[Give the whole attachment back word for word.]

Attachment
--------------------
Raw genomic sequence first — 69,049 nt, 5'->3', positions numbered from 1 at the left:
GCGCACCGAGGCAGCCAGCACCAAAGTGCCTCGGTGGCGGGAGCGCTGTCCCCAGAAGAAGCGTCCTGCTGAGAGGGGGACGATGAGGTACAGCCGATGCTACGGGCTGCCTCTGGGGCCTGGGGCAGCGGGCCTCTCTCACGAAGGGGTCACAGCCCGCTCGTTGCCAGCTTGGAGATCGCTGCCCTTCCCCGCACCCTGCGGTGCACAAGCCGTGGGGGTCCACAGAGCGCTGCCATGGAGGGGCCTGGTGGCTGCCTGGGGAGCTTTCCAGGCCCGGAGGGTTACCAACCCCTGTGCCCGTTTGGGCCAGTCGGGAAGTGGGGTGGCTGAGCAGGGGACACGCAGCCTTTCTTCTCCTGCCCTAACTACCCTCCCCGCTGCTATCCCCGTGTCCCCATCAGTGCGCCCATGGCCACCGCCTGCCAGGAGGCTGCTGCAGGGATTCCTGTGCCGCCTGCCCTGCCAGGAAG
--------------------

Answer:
Raw genomic sequence first — 69,049 nt, 5'->3', positions numbered from 1 at the left:
GCGCACCGAGGCAGCCAGCACCAAAGTGCCTCGGTGGCGGGAGCGCTGTCCCCAGAAGAAGCGTCCTGCTGAGAGGGGGACGATGAGGTACAGCCGATGCTACGGGCTGCCTCTGGGGCCTGGGGCAGCGGGCCTCTCTCACGAAGGGGTCACAGCCCGCTCGTTGCCAGCTTGGAGATCGCTGCCCTTCCCCGCACCCTGCGGTGCACAAGCCGTGGGGGTCCACAGAGCGCTGCCATGGAGGGGCCTGGTGGCTGCCTGGGGAGCTTTCCAGGCCCGGAGGGTTACCAACCCCTGTGCCCGTTTGGGCCAGTCGGGAAGTGGGGTGGCTGAGCAGGGGACACGCAGCCTTTCTTCTCCTGCCCTAACTACCCTCCCCGCTGCTATCCCCGTGTCCCCATCAGTGCGCCCATGGCCACCGCCTGCCAGGAGGCTGCTGCAGGGATTCCTGTGCCGCCTGCCCTGCCAGGAAG